Dear Evan Hansen, you are a mess

Abby Mills, Photography Editor

Opening in late 2016, the musical “Dear Evan Hansen” dazzled audiences grossing over $226 million. Yet, the charm of the musical did not translate well to film. “Dear Evan Hansen” is just another mediocre musical that will be forgotten. The stage lights on Broadway hid the many obvious flaws the movie perfectly showcases. 

There is one glaring problem in the film: Ben Platt should not be in this movie. Many fans of the original musical may be happy that Ben Platt reprised his Tony-winning performance, but him being cast as the lead makes the film significantly worse. He looks laughably bad. When he sings in his school, he looks more like a ghost reminiscent of the past instead of a high schooler. Ben Platt, 28, is already naturally too old to play a high schooler but the hair and makeup he wears to look younger are eye-soaring and distracting. Wearing a seven-year-olds-hand-me-downs and caked with yellow makeup that is not blended, makes Ben Platt look more like a melting wax figure than a teenager struggling with mental illness. 

Despite Ben Platts’ ghoulish face, he can sing. Where most movie musicals fail, “Dear Evan Hansen” succeeds. Undoubtedly, the music is the most engaging part of the film, being vibrant, funny, dark, and heartwarming all at the same time. Where the movie fails in plot and visual storytelling, the music shines. The song, “Requiem,” showcases “Dear Evan Hansen” at its prime. It displays the Murphy family’s grieving process after Connor’s suicide. Coincidentally this is one of the only scenes in the movie that the unsettling Evan Hansen, played by Platt, is not in. 

While the music is the best part of this movie; the plot is one of its biggest grievances. The entire plot of this movie is morally murky at best. Evan Hansen lies to a grieving family about his connection to their dead son for his own personal gain. One of the only things that makes Evan Hansen sympathetic to audiences is how young he is. The movie tries to use this excuse to justify Evan’s actions but it fails to work because Evan Hansen looks more like a teacher than a teenager. Evan hurts the Murphy family in an unimaginably cruel way and gets no punishment. Characters facing no repercussions for their actions is a trend in this movie. Alana, played by Amandla Stenberg, creates the Conner project, named in memory of Connor Murphy, to spread mental health awareness and suicide prevention. Yet, she goes against all of her established ideals and publishes what she believes is Connor Murphy’s suicide note to gain online traction.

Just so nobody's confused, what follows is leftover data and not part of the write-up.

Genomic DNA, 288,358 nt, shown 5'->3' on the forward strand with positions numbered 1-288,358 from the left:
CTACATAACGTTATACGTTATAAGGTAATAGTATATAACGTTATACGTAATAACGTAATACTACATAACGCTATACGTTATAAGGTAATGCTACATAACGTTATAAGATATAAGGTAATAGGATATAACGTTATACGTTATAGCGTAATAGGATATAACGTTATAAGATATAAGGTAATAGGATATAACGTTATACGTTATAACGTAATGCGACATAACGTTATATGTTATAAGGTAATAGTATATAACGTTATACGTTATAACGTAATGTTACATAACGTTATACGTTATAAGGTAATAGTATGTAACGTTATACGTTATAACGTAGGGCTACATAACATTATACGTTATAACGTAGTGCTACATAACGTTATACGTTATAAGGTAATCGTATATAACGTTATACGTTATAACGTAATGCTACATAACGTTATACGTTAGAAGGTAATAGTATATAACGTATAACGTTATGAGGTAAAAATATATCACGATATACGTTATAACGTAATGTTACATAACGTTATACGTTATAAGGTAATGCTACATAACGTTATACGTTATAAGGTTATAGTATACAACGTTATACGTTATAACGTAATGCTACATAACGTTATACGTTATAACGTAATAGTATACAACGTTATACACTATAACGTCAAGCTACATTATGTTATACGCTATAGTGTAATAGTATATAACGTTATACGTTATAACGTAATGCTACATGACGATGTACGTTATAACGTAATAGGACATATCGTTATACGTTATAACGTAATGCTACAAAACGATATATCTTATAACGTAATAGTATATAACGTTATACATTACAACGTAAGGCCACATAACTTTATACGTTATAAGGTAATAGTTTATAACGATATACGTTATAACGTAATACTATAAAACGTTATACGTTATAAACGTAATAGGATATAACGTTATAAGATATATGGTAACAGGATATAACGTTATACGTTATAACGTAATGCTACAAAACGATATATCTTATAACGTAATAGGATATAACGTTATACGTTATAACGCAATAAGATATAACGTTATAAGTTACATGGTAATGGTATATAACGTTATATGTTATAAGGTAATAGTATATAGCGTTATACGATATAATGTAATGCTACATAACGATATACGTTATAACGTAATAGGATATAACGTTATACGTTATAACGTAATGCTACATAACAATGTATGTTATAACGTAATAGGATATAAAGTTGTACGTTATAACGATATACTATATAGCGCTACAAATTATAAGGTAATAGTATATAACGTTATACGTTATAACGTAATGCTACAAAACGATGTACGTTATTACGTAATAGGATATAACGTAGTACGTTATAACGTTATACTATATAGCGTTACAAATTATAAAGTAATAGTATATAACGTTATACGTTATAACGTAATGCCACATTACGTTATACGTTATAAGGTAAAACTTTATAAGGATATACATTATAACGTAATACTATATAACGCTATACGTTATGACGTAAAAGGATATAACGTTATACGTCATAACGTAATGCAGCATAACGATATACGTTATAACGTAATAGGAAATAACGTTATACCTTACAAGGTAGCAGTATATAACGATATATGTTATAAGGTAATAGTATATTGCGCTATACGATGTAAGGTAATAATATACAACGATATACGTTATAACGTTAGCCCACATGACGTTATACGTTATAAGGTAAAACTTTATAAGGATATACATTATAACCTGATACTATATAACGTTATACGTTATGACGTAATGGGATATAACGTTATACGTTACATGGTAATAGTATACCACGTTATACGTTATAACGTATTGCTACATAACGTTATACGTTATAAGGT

Simply put, the movie is boring. It drags on for too long and there truly is nothing interesting about the supporting cast. The entire Murphy family, played by Kaitlyn Dever, Amy Adams, Colton Ryan, and Danny Pino, are the most compelling characters in this movie but are not explored thoroughly enough. The only fleshed-out character in this film is the ghastly Evan Hansen. The conversion from musical to stage has made its charm get lost in translation. The problems in the musical had become clear through the film. With stage lights and constant  singing, it is much easier for audiences to suspend disbelief at older actors and a weak plot. Without question, the most disappointing part of this film is the mental health message buried under the flaws of the film. Past Evan Hansen’s senile face, there is a heartwarming message for teenagers who struggle with mental health issues. This message will be forgotten due to the disappointing film. The movie, “Dear Evan Hansen,” will be lost in time by most as just another bad movie musical.